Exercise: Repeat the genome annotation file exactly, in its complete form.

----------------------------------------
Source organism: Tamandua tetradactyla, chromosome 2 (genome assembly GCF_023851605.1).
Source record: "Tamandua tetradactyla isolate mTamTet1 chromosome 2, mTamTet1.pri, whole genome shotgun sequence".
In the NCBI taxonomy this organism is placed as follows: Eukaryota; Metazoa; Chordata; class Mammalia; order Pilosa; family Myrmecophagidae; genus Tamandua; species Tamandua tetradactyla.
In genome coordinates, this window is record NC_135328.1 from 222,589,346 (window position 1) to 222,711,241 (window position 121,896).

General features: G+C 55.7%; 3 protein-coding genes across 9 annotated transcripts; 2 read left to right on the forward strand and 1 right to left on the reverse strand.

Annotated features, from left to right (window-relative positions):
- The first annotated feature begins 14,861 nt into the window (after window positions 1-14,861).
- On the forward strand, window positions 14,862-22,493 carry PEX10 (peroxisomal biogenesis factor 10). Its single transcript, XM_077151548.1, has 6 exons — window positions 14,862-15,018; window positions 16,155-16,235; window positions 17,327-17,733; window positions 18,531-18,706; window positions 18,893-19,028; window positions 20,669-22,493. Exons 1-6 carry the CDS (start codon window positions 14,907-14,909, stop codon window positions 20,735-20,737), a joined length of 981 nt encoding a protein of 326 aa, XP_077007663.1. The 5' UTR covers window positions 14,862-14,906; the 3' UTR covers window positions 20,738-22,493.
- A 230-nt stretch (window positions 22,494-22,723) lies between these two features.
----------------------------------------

Source organism: Tamandua tetradactyla, chromosome 2 (genome assembly GCF_023851605.1).
Source record: "Tamandua tetradactyla isolate mTamTet1 chromosome 2, mTamTet1.pri, whole genome shotgun sequence".
In the NCBI taxonomy this organism is placed as follows: Eukaryota; Metazoa; Chordata; class Mammalia; order Pilosa; family Myrmecophagidae; genus Tamandua; species Tamandua tetradactyla.
In genome coordinates, this window is record NC_135328.1 from 222,589,346 (window position 1) to 222,711,241 (window position 121,896).

General features: G+C 55.7%; 3 protein-coding genes across 9 annotated transcripts; 2 read left to right on the forward strand and 1 right to left on the reverse strand.

Annotated features, from left to right (window-relative positions):
- The first annotated feature begins 14,861 nt into the window (after window positions 1-14,861).
- On the forward strand, window positions 14,862-22,493 carry PEX10 (peroxisomal biogenesis factor 10). Its single transcript, XM_077151548.1, has 6 exons — window positions 14,862-15,018; window positions 16,155-16,235; window positions 17,327-17,733; window positions 18,531-18,706; window positions 18,893-19,028; window positions 20,669-22,493. Exons 1-6 carry the CDS (start codon window positions 14,907-14,909, stop codon window positions 20,735-20,737), a joined length of 981 nt encoding a protein of 326 aa, XP_077007663.1. The 5' UTR covers window positions 14,862-14,906; the 3' UTR covers window positions 20,738-22,493.
- A 230-nt stretch (window positions 22,494-22,723) lies between these two features.